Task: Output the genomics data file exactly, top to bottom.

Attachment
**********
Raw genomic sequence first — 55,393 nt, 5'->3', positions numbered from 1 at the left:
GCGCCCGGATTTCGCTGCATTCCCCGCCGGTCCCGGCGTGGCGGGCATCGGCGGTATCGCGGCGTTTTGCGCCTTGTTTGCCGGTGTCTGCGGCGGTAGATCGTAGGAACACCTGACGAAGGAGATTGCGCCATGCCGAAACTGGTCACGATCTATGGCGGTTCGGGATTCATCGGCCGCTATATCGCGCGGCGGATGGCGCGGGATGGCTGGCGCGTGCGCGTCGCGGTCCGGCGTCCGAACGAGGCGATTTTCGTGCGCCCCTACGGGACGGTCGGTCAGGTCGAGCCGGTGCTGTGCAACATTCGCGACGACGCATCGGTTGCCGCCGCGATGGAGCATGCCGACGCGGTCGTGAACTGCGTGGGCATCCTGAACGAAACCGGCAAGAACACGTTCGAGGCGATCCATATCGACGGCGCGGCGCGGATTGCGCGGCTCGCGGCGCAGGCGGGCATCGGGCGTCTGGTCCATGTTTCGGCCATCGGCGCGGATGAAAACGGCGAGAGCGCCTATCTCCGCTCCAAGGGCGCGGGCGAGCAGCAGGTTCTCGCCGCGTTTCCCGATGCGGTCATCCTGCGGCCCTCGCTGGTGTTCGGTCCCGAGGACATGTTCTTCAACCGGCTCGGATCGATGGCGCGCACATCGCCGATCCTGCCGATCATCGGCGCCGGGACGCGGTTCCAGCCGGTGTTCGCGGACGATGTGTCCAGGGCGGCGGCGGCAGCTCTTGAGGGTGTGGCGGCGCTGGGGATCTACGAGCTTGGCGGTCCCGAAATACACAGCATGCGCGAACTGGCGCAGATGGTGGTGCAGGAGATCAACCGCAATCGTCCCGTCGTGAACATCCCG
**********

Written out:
Raw genomic sequence first — 55,393 nt, 5'->3', positions numbered from 1 at the left:
GCGCCCGGATTTCGCTGCATTCCCCGCCGGTCCCGGCGTGGCGGGCATCGGCGGTATCGCGGCGTTTTGCGCCTTGTTTGCCGGTGTCTGCGGCGGTAGATCGTAGGAACACCTGACGAAGGAGATTGCGCCATGCCGAAACTGGTCACGATCTATGGCGGTTCGGGATTCATCGGCCGCTATATCGCGCGGCGGATGGCGCGGGATGGCTGGCGCGTGCGCGTCGCGGTCCGGCGTCCGAACGAGGCGATTTTCGTGCGCCCCTACGGGACGGTCGGTCAGGTCGAGCCGGTGCTGTGCAACATTCGCGACGACGCATCGGTTGCCGCCGCGATGGAGCATGCCGACGCGGTCGTGAACTGCGTGGGCATCCTGAACGAAACCGGCAAGAACACGTTCGAGGCGATCCATATCGACGGCGCGGCGCGGATTGCGCGGCTCGCGGCGCAGGCGGGCATCGGGCGTCTGGTCCATGTTTCGGCCATCGGCGCGGATGAAAACGGCGAGAGCGCCTATCTCCGCTCCAAGGGCGCGGGCGAGCAGCAGGTTCTCGCCGCGTTTCCCGATGCGGTCATCCTGCGGCCCTCGCTGGTGTTCGGTCCCGAGGACATGTTCTTCAACCGGCTCGGATCGATGGCGCGCACATCGCCGATCCTGCCGATCATCGGCGCCGGGACGCGGTTCCAGCCGGTGTTCGCGGACGATGTGTCCAGGGCGGCGGCGGCAGCTCTTGAGGGTGTGGCGGCGCTGGGGATCTACGAGCTTGGCGGTCCCGAAATACACAGCATGCGCGAACTGGCGCAGATGGTGGTGCAGGAGATCAACCGCAATCGTCCCGTCGTGAACATCCCG